A Moment On The Lips (Mad March Hare Theatre Company in association with Sydney Independent Theatre Company) runs at the Old Fitzroy Theatre from 25 March – 12 April 2014. By Jonathan Gavin, directed by Mackenzie Steele.
I loved this play from the moment I read the press release. A show that focuses on the bonds between women – sisters, friends, lovers – with an all-female cast? Oh yes. Oh HELLS YES. That is something I am immediately interested in. These are the types of relationships that are desperately under-explored. And call me selfish, but as a twenty-something woman, I am totes going to be into a show about other young women. Strange, I know.
So perhaps I went in with crazy high expectations, but A Moment On The Lips really bummed me out, because I did not get what I wanted from it at all.
There was a line at the end where one of the characters demands of the others, “so what are we going to do now? Sit around and think up clever new ways to be awful to each other?”. I thought that that pretty much captured the whole play. This was a show that basically revolved around women – sisters, friends, lovers – being awful to each other.
Two points. 1) I do not believe that characters have to be likeable for a show to be good. (Which is lucky, because none of the characters in this show are.) 2) I firmly believe that women can be and often are awful to each other. I’ve been awful to other women. Other women have been awful to me. It’s a thing that happens.
But OMG, the women in this show were SO UNRELENTINGLY awful to each other. And that was the problem. You couldn’t understand why they hung around each other: why the friends stayed friends, why the lovers stayed lovers, why the sisters kept talking to each other. You never, ever understood why they couldn’t stay away from each other. And I mean, sure, there are terribly unhealthy relationships where you’re bad for each other and mean to each other and still can’t stay away. But not every friend is a frenemy. I feel like A Moment On The Lips was shooting for “complex, messy female relationships” but ended up at “women being bitches to each other”.
This play didn’t ring true for me at all. Not that every play about young women should, like, replicate my life, but there was very little in here that resonated with me. Take, for example, the character of Rowena (Lucy Goleby), who is a PhD student writing a dissertation. That is not so far from my life. That’s something I recognise at once. But when she starts talking about her thesis, she’s immediately told to stop by the people that are supposed to be the closest to her. That is exactly the opposite of my experience. If people care about you, they’ll listen. Even if they’ve heard you talk about it a million times. Even if they think it’s boring.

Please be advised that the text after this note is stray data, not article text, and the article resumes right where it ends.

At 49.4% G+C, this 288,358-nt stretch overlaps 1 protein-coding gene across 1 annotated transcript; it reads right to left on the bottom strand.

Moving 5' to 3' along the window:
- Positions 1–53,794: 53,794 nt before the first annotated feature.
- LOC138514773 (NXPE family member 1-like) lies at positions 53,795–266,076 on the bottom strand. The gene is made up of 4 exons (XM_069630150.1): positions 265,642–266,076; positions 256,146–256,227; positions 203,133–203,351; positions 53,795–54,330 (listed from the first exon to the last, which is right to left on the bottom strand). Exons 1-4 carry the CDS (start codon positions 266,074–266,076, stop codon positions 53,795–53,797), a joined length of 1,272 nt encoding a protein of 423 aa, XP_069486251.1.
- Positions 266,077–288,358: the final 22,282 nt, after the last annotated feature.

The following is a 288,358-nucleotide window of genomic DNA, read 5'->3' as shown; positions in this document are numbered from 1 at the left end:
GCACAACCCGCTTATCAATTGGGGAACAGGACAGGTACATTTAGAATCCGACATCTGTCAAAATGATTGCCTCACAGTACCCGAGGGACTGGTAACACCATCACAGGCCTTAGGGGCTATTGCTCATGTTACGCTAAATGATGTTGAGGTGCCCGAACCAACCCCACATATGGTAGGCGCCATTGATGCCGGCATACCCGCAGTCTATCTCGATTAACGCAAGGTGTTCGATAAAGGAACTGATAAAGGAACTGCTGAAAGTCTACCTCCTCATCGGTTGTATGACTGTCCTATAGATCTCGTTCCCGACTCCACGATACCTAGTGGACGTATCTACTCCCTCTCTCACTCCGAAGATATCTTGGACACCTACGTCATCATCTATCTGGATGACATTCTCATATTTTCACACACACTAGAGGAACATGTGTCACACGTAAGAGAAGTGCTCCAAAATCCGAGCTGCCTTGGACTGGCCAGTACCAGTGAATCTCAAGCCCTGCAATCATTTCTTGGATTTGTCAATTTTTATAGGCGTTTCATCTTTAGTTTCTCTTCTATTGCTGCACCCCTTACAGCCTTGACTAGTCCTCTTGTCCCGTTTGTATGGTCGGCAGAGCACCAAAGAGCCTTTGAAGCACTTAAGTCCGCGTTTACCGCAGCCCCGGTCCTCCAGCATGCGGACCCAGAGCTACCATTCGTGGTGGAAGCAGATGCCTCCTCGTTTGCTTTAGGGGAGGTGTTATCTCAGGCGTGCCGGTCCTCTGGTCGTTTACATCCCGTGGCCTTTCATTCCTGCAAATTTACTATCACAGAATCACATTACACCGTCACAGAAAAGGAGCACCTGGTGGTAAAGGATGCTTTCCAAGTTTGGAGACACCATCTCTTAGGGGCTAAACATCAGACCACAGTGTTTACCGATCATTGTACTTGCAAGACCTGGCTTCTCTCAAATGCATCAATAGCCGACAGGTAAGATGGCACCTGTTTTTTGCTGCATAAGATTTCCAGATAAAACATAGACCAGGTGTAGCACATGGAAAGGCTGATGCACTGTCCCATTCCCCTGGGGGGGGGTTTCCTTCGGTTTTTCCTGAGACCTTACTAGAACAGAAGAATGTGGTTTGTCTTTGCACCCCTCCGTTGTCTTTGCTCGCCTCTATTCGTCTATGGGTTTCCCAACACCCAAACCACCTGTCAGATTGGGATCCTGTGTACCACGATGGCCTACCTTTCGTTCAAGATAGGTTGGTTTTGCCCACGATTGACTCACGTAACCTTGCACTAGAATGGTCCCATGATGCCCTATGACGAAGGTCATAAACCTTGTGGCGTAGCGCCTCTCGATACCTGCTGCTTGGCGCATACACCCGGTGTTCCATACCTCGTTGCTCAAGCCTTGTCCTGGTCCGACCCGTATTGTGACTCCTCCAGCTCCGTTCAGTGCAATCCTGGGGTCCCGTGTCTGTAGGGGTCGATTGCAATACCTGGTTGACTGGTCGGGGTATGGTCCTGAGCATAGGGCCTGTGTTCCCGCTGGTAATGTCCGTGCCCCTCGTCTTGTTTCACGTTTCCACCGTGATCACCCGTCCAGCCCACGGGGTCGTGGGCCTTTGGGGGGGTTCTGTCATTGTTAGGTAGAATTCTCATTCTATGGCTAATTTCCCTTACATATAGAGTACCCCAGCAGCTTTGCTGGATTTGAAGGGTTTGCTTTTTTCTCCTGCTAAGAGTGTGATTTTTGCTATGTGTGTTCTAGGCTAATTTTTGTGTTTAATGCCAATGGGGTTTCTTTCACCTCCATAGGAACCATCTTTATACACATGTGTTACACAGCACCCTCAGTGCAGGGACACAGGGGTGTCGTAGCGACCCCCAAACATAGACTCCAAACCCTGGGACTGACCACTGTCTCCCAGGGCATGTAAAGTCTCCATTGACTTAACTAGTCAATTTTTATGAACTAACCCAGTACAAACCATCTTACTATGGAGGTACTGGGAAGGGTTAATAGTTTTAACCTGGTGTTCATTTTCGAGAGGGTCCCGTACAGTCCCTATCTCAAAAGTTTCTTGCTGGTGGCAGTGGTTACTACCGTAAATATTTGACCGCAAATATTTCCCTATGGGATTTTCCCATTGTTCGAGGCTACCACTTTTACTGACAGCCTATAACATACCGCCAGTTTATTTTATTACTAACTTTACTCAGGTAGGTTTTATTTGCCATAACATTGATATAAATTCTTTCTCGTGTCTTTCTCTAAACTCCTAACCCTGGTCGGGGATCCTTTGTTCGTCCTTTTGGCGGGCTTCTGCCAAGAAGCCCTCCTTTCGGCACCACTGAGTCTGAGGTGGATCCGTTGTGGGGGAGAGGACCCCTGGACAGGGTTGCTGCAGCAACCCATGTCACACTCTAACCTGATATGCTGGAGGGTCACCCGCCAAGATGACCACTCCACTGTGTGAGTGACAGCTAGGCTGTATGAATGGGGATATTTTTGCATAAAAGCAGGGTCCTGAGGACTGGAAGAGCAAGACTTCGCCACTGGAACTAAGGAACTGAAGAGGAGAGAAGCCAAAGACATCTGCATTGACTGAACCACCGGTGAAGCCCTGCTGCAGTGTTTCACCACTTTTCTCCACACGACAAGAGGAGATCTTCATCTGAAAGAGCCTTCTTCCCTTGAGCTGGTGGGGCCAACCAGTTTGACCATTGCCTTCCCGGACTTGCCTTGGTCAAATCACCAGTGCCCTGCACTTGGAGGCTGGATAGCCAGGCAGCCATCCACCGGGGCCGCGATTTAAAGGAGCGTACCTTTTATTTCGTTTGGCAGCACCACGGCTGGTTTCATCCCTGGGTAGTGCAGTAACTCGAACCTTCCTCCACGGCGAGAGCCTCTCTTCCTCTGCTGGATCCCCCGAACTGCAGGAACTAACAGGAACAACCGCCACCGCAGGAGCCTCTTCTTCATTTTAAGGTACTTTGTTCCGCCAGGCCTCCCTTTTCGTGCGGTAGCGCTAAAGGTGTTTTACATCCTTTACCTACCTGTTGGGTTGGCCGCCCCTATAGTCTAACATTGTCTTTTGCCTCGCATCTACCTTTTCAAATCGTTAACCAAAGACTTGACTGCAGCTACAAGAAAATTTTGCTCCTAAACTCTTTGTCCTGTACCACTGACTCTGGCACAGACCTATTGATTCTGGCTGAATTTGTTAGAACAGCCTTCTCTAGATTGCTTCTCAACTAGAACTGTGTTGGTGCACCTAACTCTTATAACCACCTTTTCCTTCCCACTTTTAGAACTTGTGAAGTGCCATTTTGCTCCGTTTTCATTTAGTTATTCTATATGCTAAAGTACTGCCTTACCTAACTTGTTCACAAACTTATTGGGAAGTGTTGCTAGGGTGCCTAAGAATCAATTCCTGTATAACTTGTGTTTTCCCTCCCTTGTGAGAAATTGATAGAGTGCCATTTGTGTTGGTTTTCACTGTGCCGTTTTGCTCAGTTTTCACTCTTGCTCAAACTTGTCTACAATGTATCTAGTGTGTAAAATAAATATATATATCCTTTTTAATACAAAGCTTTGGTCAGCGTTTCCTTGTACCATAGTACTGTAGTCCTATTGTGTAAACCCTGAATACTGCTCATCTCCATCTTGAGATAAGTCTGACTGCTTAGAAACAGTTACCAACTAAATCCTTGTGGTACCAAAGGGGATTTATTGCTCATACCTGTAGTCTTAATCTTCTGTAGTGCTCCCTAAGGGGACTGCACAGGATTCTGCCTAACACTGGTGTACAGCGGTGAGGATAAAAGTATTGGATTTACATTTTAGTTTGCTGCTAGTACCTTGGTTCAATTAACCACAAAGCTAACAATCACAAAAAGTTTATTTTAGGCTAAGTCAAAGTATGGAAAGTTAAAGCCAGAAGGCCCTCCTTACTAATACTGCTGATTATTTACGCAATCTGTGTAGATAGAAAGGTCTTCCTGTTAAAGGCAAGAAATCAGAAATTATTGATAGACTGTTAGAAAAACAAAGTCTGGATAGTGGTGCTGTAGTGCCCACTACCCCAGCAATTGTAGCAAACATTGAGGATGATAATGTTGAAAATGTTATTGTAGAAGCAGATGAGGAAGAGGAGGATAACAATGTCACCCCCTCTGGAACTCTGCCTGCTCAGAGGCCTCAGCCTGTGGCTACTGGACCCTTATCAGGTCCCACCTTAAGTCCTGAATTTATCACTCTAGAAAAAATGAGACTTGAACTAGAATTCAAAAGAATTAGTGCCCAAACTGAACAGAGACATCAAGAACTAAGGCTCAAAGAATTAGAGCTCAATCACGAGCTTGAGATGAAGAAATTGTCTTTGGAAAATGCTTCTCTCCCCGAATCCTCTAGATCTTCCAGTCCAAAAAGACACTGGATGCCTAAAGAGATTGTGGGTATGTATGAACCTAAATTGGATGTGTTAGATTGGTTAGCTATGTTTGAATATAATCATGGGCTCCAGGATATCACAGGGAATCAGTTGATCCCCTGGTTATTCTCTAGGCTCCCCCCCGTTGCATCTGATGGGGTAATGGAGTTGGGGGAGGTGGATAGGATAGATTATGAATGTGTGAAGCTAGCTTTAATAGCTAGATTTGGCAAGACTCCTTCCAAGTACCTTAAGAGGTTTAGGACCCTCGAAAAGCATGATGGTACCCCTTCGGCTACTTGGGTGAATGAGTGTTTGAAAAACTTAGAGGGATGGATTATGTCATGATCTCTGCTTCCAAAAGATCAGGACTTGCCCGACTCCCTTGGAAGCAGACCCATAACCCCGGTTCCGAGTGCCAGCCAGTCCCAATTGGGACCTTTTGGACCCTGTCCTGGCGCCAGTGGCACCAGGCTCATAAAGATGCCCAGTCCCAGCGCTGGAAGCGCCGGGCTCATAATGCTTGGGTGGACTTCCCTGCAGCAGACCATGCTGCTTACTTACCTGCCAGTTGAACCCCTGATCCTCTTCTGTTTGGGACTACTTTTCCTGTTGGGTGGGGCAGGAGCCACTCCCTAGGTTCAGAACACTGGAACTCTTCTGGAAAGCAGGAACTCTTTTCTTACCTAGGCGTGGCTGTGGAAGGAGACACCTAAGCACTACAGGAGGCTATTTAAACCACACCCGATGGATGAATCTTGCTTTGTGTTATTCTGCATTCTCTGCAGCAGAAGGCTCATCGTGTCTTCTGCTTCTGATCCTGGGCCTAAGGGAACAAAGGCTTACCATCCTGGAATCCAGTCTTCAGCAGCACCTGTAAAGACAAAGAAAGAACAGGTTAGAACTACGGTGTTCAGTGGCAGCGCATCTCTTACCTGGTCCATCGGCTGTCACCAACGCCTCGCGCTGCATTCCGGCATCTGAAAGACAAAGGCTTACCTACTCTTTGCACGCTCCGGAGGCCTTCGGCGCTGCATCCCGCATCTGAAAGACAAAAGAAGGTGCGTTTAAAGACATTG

That’s quite a specific example of a broader problem with the play. The dynamics of the female relationships just weren’t… right. This is one thing that I think Lena Dunham’s Girls does very well: while some of the characters can be totally unlikeable and are often terrible to each other, you still understand why they hang out with each other. Hannah and Jessa, for instance, have both been narcissistic and self-centred and showed little care for the feelings of others, but you still understand a) why their friends are still friends with them, and b) why they are still friends with each other. For all its other faults, this is also something I think Sex and the City did reasonably well at. Teen girl drama Pretty Little Liars has four girl leads, and while it has a spectacularised hyperbolic storyline, it is great at female friendship and its complexities. I didn’t find that in A Moment On The Lips at all, and it made me so, so sad.
The character I was the most engaged with was Emma (Claudia Barrie), probably because her relationships were the most complex and nuanced. She was the only one I really believed felt genuine affection for her friends: one of the play’s most accurate moments came, I thought, when she lied to her artist friend Victoria (Beth Aubrey) about liking her exhibition when she’d actually hated it. Her storyline, however, which involved her being stalked and almost murdered by someone who had seen her on TV, did not ring true. Other storylines did – the selfish Victoria reliant on her career being funded by her older sister Jenny (Sarah Aubrey), and being resentful when that money was taken away – but the relationships felt so one-dimensional that the story too became unbelievable.
I think the problem was that we don’t see any of the characters being really genuinely nice to each other until right at the end of the play. And that is just not how female friendship works. Sure, sometimes friendship is performed, but most of the time? Women like hanging out with other women. Genuinely. Really. For me, my female friendships are the most cherished relationships in my life. And if you’re going to do a show that centres around the bonds between women – whether they’re sisters, friends, or lovers – the pleasures of those bonds are something that need to be recognised.